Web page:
Raising Awareness and Funds to Support Research and Programs at the Kellogg Eye Center

MHBB 2019: MARCH 21 & 22, 2019


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This Year's Research Program



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MHBB 2019 Donations will go toward
amazing research at Kellogg Eye Center

Every year, the proceeds from March Hoops To BEAT Blindness are dedicated to a specific research program at the University of Michigan Kellogg Eye Center. The program is chosen for its innovative approach and focus on treating and finding cures to blinding conditions.

This year, funds from March Hoops to BEAT Blindness 2019 will go to support the research of Dr. Lindsey De Lott , MD, MS.

Dr. De Lott is a specialist in the field of Neuro-ophthalmology, which focuses on vision problems related to the brain. This field is important since nearly half of our brains are devoted to sight and eye movement. There is so much we have yet to learn about how neurologic diseases effect sight and how to effectively treat and manage these diseases to preserve vision.

One specific area of interest for Dr. De Lott is investigating treatments for optic neuritis.




Optic Neuritis is inflammation of the optic nerve. The optic nerve delivers visual information from the eye to the brain. When the optic nerve becomes inflamed, it can be very painful and it can strike suddenly or develop gradually over 1-2 weeks.

Optic neuritis is most common in 20-40 year olds. It is the most common condition to affect the optic nerve in young adults.

There are different causes of optic neuritis, but one common cause multiple sclerosis (MS). In fact, over 50% of people with MS will have their vision affected by optic neuritis.

The only acute treatment for optic neuritis is corticosteroids. Corticosteroids work to speed up the recovery in some people. However, for many people, it is not helpful. Long term immunosuppressive treatments can be used to prevent relapses for some types of optic neuritis.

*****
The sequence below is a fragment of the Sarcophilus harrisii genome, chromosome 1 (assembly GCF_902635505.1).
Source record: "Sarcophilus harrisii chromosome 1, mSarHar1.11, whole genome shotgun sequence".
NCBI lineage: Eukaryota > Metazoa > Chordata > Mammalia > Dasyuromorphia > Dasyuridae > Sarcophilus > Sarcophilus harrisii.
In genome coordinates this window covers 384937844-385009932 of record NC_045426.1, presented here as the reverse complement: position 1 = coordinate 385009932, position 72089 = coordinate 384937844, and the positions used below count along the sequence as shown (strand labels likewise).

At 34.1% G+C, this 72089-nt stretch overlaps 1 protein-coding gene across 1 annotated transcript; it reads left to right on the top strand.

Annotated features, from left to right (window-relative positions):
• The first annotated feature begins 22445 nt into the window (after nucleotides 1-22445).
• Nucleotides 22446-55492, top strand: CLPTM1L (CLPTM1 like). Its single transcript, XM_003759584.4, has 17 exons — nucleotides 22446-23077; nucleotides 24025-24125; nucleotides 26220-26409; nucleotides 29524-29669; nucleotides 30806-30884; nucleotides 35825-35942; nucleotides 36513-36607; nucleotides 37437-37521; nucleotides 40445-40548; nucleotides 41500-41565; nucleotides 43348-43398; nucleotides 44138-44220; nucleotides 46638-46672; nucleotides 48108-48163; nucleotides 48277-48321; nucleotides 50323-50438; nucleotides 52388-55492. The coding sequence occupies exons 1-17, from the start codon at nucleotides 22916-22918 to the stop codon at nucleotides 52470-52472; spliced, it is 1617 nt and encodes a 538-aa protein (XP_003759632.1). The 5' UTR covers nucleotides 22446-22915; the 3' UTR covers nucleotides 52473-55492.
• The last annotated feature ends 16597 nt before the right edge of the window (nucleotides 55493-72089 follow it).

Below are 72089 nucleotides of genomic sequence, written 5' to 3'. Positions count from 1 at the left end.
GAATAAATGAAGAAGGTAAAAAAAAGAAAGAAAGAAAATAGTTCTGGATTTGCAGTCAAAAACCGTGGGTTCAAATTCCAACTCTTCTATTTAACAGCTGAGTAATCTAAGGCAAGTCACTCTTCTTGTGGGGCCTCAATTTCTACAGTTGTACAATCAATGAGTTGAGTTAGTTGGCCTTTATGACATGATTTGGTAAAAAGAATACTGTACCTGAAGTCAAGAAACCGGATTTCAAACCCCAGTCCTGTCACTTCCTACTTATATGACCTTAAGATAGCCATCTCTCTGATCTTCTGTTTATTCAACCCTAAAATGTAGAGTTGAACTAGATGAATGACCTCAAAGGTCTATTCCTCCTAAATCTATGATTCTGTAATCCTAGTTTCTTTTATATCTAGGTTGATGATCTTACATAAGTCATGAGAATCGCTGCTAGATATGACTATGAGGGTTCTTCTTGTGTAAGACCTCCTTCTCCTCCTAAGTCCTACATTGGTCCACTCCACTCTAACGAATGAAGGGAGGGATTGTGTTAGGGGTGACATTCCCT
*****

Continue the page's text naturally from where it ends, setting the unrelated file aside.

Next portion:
What is the Research Program?

Dr. De Lott's research focuses on identifying the right course of treatment for the right person.

The traditional treatment for optic neuritis is to treat it with a short course of very high dose corticosteroids. Although this is effective for some patients, there are some who receive no benefits and therefore, only the harms of treatment. We need to understand why corticosteroids are effective for some people, but not others. This information can help us target therapy to the right patient and avoid the harms of therapy in someone who is unlikely to respond. It can also help us to plan future clinical trials with novel agents so we can make sure we are targeting those patients are most likely to benefit.

Dr. De Lott is studying the data about both kinds of patients those for whom corticosteroid treatments were effective and those for whom it was not. By analyzing the data from clinical trials and observational studies, Dr. De Lott is searching for the key characteristics which can predict the effectiveness of treatments for each individual patient.

What Research is Being Done?

We are trying to understand: (1) which factors predict whether an individual patient will recover vision or not and (2) how corticosteroids effects recovery. This kind of information is critically important so that clinicians and patients together can weigh the benefits and harms of therapy, and patients ultimately feel empowered to make the best decision for their own care.

This line of research also provides opportunities to learn more about why certain patients do not recover vision and/or do not respond to traditional corticosteroid therapy. With the goal of identifying an effective course of treatment for each individual, the results of this research will allow us to identify those patients who do not respond to traditional therapy, but may benefit from new medications with the ultimate goal of preventing permanent vision loss and restoring vision in all patients with optic neuritis.

How Does This Research BEAT Blindness?

Dr. De Lott's goal is to accurately predict visual outcomes and to identify effective treatments paths for patients with optic neuritis. In addition, she is pushing to make discoveries to minimized vision loss and even to finding ways to reverse vision loss from optic neuritis.

More information about Optic Neuritis care at Kellogg Eye Center can be found here: Optic Neuritis @ KEC


How Will MHBB Help?

Much research is needed in this area to develop effective techniques to provide successful treatments. MHBB funds will help Dr. De Lott's efforts to better understand visual outcomes, identify effective treatment paths for patients with optic neuritis, and to find ways to prevent and reverse vision loss!

More study is needed! Your donation to MHBB 2019 will support this important research
at the University of Michigan Kellogg Eye Center!